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Beach bride takes top prize

Bride of the year 2017’s highly commended was awarded to Natalie Bannister (nee Bannister), left, pictured with overall winner Susana Scott-Te Tau (nee Scott), Kate Mattsen (nee Pepper), who was commended, and Charlotte Harding (nee Watkins), who won the special award. PHOTO/SUE NIKOLAISON



It was Susana Scott-Te Tau’s easy-going personality and her simplistic wedding gown that saw her come out on top at this year’s Wairarapa Bride of the Year competition.

Overall winner Susana Scott-Te Tau (nee Scott). PHOTO/SUE NIKOLAISON
Overall winner Susana Scott-Te Tau (nee Scott). PHOTO/SUE NIKOLAISON

On Friday, the 36-year-old was crowned the winner out of 17 brides at the annual event, which is in its 48th year and hosted by Masterton Plunket.

“I’m chuffed to have won. I honestly wasn’t expecting it,” she told the Times-Age.

Mrs Scott-Te Tau was married to Riki Te Tau on Riversdale Beach in February.

Both were former Makoura College students.

Earlier this year, Mr Te Tau spoke to the NZ Herald and told of how a near-death experience prompted him to propose to his sweetheart.

Mr Te Tau’s heart stopped after the mast of a boat struck power lines when he was bringing a yacht off a beach in Marlborough in October 2014.

He was clinically dead for six minutes after receiving the massive shock outside an Outward Bound school, where his future wife was working.

“I realised life is too short and that I wanted Susana to be my wife,” Mr Te Tau had said.

Mrs Scott-Te Tau, who lives in Anakiwa, near Picton, was presented her sash by last year’s winning bride, Sara Atkins (nee Hurley).

She said the evening was a lot of fun and it was amazing to know her friends, family and husband were in the crowd supporting her.

“It’s awesome that it’s a fundraiser for Plunket, and it’s an opportunity for ladies to relive their day.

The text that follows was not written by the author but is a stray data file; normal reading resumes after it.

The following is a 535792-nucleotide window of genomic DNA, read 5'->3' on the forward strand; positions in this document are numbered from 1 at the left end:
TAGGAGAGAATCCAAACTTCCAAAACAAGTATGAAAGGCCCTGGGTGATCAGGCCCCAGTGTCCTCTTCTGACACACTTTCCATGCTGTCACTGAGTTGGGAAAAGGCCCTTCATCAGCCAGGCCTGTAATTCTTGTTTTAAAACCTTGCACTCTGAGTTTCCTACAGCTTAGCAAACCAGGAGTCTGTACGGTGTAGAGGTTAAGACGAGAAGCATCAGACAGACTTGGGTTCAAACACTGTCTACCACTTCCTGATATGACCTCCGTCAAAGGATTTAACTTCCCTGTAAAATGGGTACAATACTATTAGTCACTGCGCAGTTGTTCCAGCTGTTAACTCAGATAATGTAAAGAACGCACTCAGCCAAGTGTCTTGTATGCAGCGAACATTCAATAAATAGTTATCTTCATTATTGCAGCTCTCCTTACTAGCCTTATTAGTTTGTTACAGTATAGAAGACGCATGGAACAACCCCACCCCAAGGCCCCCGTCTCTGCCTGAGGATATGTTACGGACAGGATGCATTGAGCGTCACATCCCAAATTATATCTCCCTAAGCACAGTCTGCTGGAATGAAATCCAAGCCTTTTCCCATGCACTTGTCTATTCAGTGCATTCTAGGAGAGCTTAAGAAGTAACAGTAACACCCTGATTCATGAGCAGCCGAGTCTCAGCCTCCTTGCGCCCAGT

“I think that’s pretty special . . . we all got to put our dresses on and remember that magic.”

South Wairarapa Mayor Viv Napier judged the competition, held in Masterton, along with Aratoi director Susanna Shadbolt and farmer Anders Crofoot.

The competing brides had put in a “big effort” to recreate their wedding day look, Mrs Napier said.

“They all looked gorgeous and it was quite hard to pick the winner,” she said.

However, Mrs Scott-Te Tau had the “wow factor”.

“Her dress was really simple and must have looked absolutely stunning on the beach.

“She had gorgeous beach sandals and woven flax flowers in her bouquet.”

Mrs Scott-Te Tau weaved all buttonhole corsages, bouquets, and table decorations herself.

The competition was not only about the dress and how the bride looked, Mrs Napier said.

Mrs Scott-Te Tau had a “bubbly, bright” personality which shone through.

Mr Crofoot said the Bride of the Year crowd was a stark contrast to the audiences he was used to addressing in his former role as the national vice-president of Federated Farmers.

“Usually everybody is in their Swanndris.”

He said although all the brides looked beautiful, Mrs Scott-Te Tau was “the total package”.

“She was wearing her long flowing gown, and she pulled the front up so everyone could see the sandals which nicely wrapped their way up around her ankles.

“She was quite relaxed . . . carried herself well, and was just a bit cheeky.”


Emily Ireland
Emily Ireland
Emily Ireland is Wairarapa’s Local Democracy Reporter, a Public Interest Journalism role funded through NZ On Air. Emily has worked at the Wairarapa Times-Age for seven years and has a keen interest in council decision-making and transparency.

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